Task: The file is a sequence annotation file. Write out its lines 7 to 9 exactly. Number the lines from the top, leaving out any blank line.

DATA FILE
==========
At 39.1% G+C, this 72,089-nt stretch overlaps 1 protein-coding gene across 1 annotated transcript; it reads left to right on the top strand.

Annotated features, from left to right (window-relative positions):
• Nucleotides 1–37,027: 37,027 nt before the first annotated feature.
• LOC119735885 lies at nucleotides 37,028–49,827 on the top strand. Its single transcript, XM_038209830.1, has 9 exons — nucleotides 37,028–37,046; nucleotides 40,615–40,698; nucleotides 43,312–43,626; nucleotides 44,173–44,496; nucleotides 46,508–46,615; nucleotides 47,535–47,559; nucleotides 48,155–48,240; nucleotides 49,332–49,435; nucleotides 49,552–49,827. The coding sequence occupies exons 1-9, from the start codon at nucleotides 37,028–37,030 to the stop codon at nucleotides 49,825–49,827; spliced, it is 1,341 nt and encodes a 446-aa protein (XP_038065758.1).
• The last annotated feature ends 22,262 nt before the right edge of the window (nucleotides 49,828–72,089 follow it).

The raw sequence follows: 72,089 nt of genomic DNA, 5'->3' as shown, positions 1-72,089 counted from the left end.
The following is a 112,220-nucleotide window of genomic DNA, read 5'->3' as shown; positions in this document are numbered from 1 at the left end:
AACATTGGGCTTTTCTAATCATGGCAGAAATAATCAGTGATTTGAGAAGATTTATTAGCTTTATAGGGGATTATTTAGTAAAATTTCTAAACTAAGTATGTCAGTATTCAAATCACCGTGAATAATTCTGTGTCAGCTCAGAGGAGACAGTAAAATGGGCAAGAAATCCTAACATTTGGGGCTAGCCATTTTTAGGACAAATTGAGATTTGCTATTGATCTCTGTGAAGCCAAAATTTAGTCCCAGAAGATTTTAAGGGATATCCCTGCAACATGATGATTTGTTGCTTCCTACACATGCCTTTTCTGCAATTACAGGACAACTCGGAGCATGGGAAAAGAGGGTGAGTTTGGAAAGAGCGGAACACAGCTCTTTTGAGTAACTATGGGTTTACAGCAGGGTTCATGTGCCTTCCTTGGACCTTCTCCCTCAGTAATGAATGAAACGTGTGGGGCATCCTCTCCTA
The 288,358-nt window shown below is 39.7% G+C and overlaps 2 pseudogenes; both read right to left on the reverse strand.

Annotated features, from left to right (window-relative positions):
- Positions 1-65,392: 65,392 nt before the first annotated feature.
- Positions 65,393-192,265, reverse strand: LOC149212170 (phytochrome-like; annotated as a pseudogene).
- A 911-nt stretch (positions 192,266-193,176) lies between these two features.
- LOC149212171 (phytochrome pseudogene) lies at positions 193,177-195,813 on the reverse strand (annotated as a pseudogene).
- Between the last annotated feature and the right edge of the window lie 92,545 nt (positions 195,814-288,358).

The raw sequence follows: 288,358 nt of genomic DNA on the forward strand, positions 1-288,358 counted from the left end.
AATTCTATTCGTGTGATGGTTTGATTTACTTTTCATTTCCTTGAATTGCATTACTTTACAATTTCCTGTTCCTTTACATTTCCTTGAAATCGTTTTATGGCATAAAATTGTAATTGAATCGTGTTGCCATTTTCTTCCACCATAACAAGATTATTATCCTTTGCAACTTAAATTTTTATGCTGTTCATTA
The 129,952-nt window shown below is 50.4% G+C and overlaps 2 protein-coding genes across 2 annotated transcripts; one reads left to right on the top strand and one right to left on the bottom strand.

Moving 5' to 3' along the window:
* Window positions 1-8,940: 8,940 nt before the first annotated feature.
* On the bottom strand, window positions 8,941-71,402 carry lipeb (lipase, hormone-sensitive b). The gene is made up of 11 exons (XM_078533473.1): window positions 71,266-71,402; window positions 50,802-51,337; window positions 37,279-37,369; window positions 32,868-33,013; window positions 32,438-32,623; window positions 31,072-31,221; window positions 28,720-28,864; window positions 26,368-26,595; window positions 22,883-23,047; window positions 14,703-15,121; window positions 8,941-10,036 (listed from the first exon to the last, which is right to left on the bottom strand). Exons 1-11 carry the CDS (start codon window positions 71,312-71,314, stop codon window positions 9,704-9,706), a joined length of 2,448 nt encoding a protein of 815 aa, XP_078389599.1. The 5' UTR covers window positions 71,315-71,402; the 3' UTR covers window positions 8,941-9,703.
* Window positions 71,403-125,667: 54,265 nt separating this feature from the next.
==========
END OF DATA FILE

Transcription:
The following is a 112,220-nucleotide window of genomic DNA, read 5'->3' as shown; positions in this document are numbered from 1 at the left end:
AACATTGGGCTTTTCTAATCATGGCAGAAATAATCAGTGATTTGAGAAGATTTATTAGCTTTATAGGGGATTATTTAGTAAAATTTCTAAACTAAGTATGTCAGTATTCAAATCACCGTGAATAATTCTGTGTCAGCTCAGAGGAGACAGTAAAATGGGCAAGAAATCCTAACATTTGGGGCTAGCCATTTTTAGGACAAATTGAGATTTGCTATTGATCTCTGTGAAGCCAAAATTTAGTCCCAGAAGATTTTAAGGGATATCCCTGCAACATGATGATTTGTTGCTTCCTACACATGCCTTTTCTGCAATTACAGGACAACTCGGAGCATGGGAAAAGAGGGTGAGTTTGGAAAGAGCGGAACACAGCTCTTTTGAGTAACTATGGGTTTACAGCAGGGTTCATGTGCCTTCCTTGGACCTTCTCCCTCAGTAATGAATGAAACGTGTGGGGCATCCTCTCCTA
The 288,358-nt window shown below is 39.7% G+C and overlaps 2 pseudogenes; both read right to left on the reverse strand.